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Adding Antiviral Agents To Steroids To Treat Facial Paralysis Is Not Linked To Improved Recovery

Date:
June 15, 2009
Source:
JAMA and Archives Journals
Summary:
Adding an antiviral agent to corticosteroids for treatment of Bell's palsy (a condition characterized by partial facial paralysis) is not associated with improved recovery of facial movement function, according to a meta-analysis of previously published studies.

Adding an antiviral agent to corticosteroids for treatment of Bell's palsy (a condition characterized by partial facial paralysis) is not associated with improved recovery of facial movement function, according to a meta-analysis of previously published studies.

Bell's palsy is the most common cause of sudden facial paralysis, affecting an estimated 20 to 45 per 100,000 individuals per year, according to background information in the article. "The main clinical symptom of Bell's palsy is facial motor dysfunction, the degree of which varies from minor weakness to complete paralysis depending on the amount of neural injury," the authors write. "Genetic factors, vascular ischemia [blocked blood flow] and inflammation owing to viral infection or autoimmune disorders have been proposed as the possible underlying cause, but the etiology remains unknown."

Current treatment choices for Bell's palsy include corticosteroids, antiviral therapy or a combination of the two. John K. Goudakos, M.D., M.Sc., and Konstantinos D. Markou, M.D., Ph.D., of the University of Thessaloniki, Greece, identified randomized controlled trials comparing corticosteroids to combination therapy in patients with this condition published between 1996 and 2007.

A total of five eligible studies involving 738 patients were identified, four of which (involving 709 patients, including 358 taking corticosteroids and 351 taking combination therapy) were included in the meta-analysis. "The complete recovery rate of facial motor function at three months after the initiation of therapy was not significantly different between the corticosteroids group and the combined therapy group," the authors write. Adverse effects also were not significantly different between the two treatment groups.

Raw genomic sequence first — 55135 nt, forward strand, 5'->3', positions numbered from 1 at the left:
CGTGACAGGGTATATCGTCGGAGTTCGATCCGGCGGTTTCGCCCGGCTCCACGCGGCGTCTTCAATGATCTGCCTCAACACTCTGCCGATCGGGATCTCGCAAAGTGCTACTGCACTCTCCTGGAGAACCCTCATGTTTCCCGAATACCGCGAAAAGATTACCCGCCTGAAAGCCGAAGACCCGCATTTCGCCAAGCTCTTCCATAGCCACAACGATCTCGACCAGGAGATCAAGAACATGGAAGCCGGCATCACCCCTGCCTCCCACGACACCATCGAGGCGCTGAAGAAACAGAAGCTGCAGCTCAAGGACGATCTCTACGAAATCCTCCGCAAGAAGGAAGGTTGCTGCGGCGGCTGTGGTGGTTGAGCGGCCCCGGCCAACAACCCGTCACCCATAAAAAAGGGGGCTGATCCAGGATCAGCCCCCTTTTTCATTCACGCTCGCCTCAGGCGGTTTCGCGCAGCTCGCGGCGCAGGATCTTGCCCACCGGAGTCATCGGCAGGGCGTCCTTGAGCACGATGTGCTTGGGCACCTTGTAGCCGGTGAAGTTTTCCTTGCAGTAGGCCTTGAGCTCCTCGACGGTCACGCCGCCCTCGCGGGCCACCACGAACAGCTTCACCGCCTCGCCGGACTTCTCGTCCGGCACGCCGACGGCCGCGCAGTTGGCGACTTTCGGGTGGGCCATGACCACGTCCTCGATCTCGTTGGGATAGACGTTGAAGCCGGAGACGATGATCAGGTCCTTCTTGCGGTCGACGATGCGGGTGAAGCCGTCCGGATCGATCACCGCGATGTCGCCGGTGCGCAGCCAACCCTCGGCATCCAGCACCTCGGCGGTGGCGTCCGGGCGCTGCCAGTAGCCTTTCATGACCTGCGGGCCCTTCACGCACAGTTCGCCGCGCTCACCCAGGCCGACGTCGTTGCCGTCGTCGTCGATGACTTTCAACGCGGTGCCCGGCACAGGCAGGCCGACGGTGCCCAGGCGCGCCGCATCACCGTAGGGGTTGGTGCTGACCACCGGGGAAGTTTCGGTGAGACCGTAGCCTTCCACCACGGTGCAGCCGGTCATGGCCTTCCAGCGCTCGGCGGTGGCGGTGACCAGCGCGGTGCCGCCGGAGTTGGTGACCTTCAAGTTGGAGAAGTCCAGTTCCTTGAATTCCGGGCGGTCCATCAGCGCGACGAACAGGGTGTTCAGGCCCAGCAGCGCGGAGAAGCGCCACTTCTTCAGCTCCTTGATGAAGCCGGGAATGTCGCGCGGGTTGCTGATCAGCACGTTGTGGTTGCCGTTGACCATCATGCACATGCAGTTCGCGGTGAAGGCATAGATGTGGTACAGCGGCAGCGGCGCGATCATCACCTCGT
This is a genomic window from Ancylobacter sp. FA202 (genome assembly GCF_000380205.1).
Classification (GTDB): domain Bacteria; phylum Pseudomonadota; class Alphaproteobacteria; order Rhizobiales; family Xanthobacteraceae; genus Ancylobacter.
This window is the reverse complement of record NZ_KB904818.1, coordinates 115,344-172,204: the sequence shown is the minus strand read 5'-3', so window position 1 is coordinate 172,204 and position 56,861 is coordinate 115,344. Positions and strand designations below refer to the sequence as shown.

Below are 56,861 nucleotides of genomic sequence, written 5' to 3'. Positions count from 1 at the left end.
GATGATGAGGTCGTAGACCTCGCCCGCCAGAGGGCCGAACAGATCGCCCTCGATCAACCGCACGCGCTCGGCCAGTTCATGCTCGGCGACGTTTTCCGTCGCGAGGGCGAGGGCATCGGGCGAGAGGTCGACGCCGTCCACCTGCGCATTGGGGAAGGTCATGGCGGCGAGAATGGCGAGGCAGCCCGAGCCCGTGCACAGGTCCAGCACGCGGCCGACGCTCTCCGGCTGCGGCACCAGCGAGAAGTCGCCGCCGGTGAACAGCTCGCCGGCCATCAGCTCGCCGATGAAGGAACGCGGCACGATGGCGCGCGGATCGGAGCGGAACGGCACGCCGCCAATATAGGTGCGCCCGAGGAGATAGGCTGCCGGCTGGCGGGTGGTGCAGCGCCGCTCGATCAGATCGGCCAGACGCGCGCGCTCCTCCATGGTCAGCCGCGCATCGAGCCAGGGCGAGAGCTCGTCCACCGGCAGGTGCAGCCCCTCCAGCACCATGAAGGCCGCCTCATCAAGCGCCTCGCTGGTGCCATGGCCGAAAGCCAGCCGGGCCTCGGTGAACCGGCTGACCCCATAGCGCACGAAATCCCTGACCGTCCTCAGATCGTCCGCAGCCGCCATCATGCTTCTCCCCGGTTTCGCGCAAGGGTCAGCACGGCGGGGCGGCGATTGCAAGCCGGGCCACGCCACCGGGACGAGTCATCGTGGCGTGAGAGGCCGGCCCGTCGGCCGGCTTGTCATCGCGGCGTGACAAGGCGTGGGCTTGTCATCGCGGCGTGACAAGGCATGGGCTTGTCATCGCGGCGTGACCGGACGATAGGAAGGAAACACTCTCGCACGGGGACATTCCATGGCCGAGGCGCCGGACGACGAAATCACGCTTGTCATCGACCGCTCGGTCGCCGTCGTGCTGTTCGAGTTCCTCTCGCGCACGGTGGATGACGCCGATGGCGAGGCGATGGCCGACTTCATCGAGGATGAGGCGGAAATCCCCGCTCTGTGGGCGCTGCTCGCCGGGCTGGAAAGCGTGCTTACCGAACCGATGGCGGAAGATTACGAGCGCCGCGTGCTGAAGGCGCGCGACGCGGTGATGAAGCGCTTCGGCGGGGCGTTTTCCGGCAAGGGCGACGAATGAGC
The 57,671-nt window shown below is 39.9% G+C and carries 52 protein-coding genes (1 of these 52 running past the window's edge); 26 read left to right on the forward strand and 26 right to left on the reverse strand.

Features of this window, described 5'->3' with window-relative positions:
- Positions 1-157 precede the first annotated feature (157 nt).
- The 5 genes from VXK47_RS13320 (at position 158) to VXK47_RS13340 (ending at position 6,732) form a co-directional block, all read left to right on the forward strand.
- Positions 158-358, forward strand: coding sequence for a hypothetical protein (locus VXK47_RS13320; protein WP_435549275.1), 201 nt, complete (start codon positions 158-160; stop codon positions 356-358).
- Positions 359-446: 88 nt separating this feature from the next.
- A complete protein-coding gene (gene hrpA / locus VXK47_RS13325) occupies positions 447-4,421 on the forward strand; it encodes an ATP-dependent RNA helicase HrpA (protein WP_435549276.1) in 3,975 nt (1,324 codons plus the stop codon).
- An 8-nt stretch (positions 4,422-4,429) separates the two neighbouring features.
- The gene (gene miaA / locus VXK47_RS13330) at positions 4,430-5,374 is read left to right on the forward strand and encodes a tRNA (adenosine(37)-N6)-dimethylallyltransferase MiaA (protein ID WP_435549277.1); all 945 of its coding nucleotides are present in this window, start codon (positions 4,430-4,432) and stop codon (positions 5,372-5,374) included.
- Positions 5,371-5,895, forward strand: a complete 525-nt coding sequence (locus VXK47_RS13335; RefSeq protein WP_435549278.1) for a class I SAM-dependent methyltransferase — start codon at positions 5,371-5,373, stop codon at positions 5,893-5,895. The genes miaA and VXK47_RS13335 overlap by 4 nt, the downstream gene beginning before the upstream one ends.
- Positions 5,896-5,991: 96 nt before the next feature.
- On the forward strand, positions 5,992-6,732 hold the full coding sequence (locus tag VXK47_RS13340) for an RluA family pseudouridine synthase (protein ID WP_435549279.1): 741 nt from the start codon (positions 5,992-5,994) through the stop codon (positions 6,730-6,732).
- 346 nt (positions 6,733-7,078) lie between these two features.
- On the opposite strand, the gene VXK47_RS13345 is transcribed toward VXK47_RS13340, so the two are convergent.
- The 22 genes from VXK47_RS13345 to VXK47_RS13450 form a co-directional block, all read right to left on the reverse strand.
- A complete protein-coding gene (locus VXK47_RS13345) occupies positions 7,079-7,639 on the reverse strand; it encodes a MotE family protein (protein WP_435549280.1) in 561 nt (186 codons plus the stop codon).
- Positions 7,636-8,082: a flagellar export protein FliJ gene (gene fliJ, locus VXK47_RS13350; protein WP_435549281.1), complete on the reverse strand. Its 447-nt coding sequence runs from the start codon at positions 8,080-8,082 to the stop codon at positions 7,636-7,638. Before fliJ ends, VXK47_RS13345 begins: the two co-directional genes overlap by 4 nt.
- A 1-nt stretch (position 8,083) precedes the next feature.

"Treatment decisions regarding patients with Bell's palsy are doubtful and remain a common problem in medical practice. Corticosteroids have been established as the therapy of choice, despite the fact that the available evidence from randomized controlled trials does not exhibit a clear benefit. However, the largest available randomized controlled trial published recently suggested a benefit from the use of corticosteroids in patients with idiopathic [of unknown cause] acute facial paralysis," the authors conclude.

"Additional well-designed randomized controlled trials are needed to assess the potential value of antiviral addition to the recovery of facial palsy with more confidence. However, based on the currently available evidence, the addition of an antiviral agent to corticosteroids for the treatment of patients with Bell's palsy is not justified."


Story Source:

The above story is based on materials provided by JAMA and Archives Journals. Note: Materials may be edited for content and length.


Journal Reference:

  1. John K. Goudakos; Konstantinos D. Markou. Corticosteroids vs Corticosteroids Plus Antiviral Agents in the Treatment of Bell Palsy A Systematic Review and Meta-analysis. Arch Otolaryngol Head Neck Surg, 2009;135(6):558-564

Cite This Page:

JAMA and Archives Journals. "Adding Antiviral Agents To Steroids To Treat Facial Paralysis Is Not Linked To Improved Recovery." ScienceDaily. ScienceDaily, 15 June 2009. <www.sciencedaily.com/releases/2009/06/090615161711.htm>.
JAMA and Archives Journals. (2009, June 15). Adding Antiviral Agents To Steroids To Treat Facial Paralysis Is Not Linked To Improved Recovery. ScienceDaily. Retrieved April 18, 2014 from www.sciencedaily.com/releases/2009/06/090615161711.htm
JAMA and Archives Journals. "Adding Antiviral Agents To Steroids To Treat Facial Paralysis Is Not Linked To Improved Recovery." ScienceDaily. www.sciencedaily.com/releases/2009/06/090615161711.htm (accessed April 18, 2014).

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